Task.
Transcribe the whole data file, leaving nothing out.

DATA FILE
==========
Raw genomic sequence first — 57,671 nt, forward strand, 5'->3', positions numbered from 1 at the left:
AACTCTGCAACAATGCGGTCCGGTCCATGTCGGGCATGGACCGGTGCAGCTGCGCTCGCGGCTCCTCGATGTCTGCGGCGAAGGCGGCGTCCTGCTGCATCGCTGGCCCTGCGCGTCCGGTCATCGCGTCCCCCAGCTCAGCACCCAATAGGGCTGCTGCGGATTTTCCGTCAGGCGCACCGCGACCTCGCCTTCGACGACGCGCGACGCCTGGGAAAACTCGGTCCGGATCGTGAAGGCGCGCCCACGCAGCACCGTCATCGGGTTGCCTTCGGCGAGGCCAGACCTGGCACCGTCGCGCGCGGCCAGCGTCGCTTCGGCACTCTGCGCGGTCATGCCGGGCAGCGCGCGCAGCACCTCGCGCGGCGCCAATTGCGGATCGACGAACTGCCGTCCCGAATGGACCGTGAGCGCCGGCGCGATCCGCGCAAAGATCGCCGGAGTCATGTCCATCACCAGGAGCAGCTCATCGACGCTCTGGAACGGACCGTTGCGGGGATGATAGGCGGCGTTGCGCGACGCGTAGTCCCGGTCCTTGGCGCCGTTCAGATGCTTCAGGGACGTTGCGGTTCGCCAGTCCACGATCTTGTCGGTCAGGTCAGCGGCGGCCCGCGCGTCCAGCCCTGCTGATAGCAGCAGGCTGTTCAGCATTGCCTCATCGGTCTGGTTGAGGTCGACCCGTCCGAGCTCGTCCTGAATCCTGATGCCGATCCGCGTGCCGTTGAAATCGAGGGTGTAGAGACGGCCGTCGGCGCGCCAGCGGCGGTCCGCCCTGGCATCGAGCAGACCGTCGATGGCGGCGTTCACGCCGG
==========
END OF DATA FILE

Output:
Raw genomic sequence first — 57,671 nt, forward strand, 5'->3', positions numbered from 1 at the left:
AACTCTGCAACAATGCGGTCCGGTCCATGTCGGGCATGGACCGGTGCAGCTGCGCTCGCGGCTCCTCGATGTCTGCGGCGAAGGCGGCGTCCTGCTGCATCGCTGGCCCTGCGCGTCCGGTCATCGCGTCCCCCAGCTCAGCACCCAATAGGGCTGCTGCGGATTTTCCGTCAGGCGCACCGCGACCTCGCCTTCGACGACGCGCGACGCCTGGGAAAACTCGGTCCGGATCGTGAAGGCGCGCCCACGCAGCACCGTCATCGGGTTGCCTTCGGCGAGGCCAGACCTGGCACCGTCGCGCGCGGCCAGCGTCGCTTCGGCACTCTGCGCGGTCATGCCGGGCAGCGCGCGCAGCACCTCGCGCGGCGCCAATTGCGGATCGACGAACTGCCGTCCCGAATGGACCGTGAGCGCCGGCGCGATCCGCGCAAAGATCGCCGGAGTCATGTCCATCACCAGGAGCAGCTCATCGACGCTCTGGAACGGACCGTTGCGGGGATGATAGGCGGCGTTGCGCGACGCGTAGTCCCGGTCCTTGGCGCCGTTCAGATGCTTCAGGGACGTTGCGGTTCGCCAGTCCACGATCTTGTCGGTCAGGTCAGCGGCGGCCCGCGCGTCCAGCCCTGCTGATAGCAGCAGGCTGTTCAGCATTGCCTCATCGGTCTGGTTGAGGTCGACCCGTCCGAGCTCGTCCTGAATCCTGATGCCGATCCGCGTGCCGTTGAAATCGAGGGTGTAGAGACGGCCGTCGGCGCGCCAGCGGCGGTCCGCCCTGGCATCGAGCAGACCGTCGATGGCGGCGTTCACGCCGG